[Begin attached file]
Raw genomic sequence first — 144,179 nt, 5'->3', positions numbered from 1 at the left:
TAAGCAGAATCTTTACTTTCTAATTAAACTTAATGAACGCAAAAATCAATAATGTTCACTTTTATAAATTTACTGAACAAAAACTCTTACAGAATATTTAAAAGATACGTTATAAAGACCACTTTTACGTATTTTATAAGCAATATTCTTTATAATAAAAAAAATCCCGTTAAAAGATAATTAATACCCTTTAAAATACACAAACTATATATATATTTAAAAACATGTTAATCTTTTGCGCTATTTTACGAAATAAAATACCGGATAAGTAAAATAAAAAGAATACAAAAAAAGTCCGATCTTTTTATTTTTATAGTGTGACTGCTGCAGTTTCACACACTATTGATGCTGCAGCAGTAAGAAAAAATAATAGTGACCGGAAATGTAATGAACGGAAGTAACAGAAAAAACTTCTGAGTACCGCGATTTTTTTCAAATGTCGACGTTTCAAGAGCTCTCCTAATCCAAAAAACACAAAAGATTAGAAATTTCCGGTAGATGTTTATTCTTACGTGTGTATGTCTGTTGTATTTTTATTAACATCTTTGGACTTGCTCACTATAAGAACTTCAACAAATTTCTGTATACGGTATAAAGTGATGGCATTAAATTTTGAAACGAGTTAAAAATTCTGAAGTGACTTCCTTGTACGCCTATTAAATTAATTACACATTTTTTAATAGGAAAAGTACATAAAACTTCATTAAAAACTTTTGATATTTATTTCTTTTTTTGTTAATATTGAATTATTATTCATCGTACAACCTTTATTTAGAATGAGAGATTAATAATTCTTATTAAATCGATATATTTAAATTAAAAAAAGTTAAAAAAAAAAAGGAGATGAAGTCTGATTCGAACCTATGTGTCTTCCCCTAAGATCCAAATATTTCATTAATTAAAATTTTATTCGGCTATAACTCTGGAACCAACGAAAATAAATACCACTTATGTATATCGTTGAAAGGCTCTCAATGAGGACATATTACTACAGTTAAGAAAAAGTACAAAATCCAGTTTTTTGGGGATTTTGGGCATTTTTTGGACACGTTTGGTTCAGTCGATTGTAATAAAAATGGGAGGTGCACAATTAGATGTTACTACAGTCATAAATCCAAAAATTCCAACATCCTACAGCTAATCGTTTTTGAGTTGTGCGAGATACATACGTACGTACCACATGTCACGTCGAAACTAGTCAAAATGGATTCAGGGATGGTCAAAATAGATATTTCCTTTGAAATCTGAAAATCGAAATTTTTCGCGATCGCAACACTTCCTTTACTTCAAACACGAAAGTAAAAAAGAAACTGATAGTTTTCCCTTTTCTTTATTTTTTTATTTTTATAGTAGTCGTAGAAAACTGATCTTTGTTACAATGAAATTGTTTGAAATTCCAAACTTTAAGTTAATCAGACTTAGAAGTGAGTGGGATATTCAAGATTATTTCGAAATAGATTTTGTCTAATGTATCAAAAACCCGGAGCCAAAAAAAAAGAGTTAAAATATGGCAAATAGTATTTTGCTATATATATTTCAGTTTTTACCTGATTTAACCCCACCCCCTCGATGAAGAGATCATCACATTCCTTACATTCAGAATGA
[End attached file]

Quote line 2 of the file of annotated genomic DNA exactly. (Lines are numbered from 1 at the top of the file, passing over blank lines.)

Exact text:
TAAGCAGAATCTTTACTTTCTAATTAAACTTAATGAACGCAAAAATCAATAATGTTCACTTTTATAAATTTACTGAACAAAAACTCTTACAGAATATTTAAAAGATACGTTATAAAGACCACTTTTACGTATTTTATAAGCAATATTCTTTATAATAAAAAAAATCCCGTTAAAAGATAATTAATACCCTTTAAAATACACAAACTATATATATATTTAAAAACATGTTAATCTTTTGCGCTATTTTACGAAATAAAATACCGGATAAGTAAAATAAAAAGAATACAAAAAAAGTCCGATCTTTTTATTTTTATAGTGTGACTGCTGCAGTTTCACACACTATTGATGCTGCAGCAGTAAGAAAAAATAATAGTGACCGGAAATGTAATGAACGGAAGTAACAGAAAAAACTTCTGAGTACCGCGATTTTTTTCAAATGTCGACGTTTCAAGAGCTCTCCTAATCCAAAAAACACAAAAGATTAGAAATTTCCGGTAGATGTTTATTCTTACGTGTGTATGTCTGTTGTATTTTTATTAACATCTTTGGACTTGCTCACTATAAGAACTTCAACAAATTTCTGTATACGGTATAAAGTGATGGCATTAAATTTTGAAACGAGTTAAAAATTCTGAAGTGACTTCCTTGTACGCCTATTAAATTAATTACACATTTTTTAATAGGAAAAGTACATAAAACTTCATTAAAAACTTTTGATATTTATTTCTTTTTTTGTTAATATTGAATTATTATTCATCGTACAACCTTTATTTAGAATGAGAGATTAATAATTCTTATTAAATCGATATATTTAAATTAAAAAAAGTTAAAAAAAAAAAGGAGATGAAGTCTGATTCGAACCTATGTGTCTTCCCCTAAGATCCAAATATTTCATTAATTAAAATTTTATTCGGCTATAACTCTGGAACCAACGAAAATAAATACCACTTATGTATATCGTTGAAAGGCTCTCAATGAGGACATATTACTACAGTTAAGAAAAAGTACAAAATCCAGTTTTTTGGGGATTTTGGGCATTTTTTGGACACGTTTGGTTCAGTCGATTGTAATAAAAATGGGAGGTGCACAATTAGATGTTACTACAGTCATAAATCCAAAAATTCCAACATCCTACAGCTAATCGTTTTTGAGTTGTGCGAGATACATACGTACGTACCACATGTCACGTCGAAACTAGTCAAAATGGATTCAGGGATGGTCAAAATAGATATTTCCTTTGAAATCTGAAAATCGAAATTTTTCGCGATCGCAACACTTCCTTTACTTCAAACACGAAAGTAAAAAAGAAACTGATAGTTTTCCCTTTTCTTTATTTTTTTATTTTTATAGTAGTCGTAGAAAACTGATCTTTGTTACAATGAAATTGTTTGAAATTCCAAACTTTAAGTTAATCAGACTTAGAAGTGAGTGGGATATTCAAGATTATTTCGAAATAGATTTTGTCTAATGTATCAAAAACCCGGAGCCAAAAAAAAAGAGTTAAAATATGGCAAATAGTATTTTGCTATATATATTTCAGTTTTTACCTGATTTAACCCCACCCCCTCGATGAAGAGATCATCACATTCCTTACATTCAGAATGA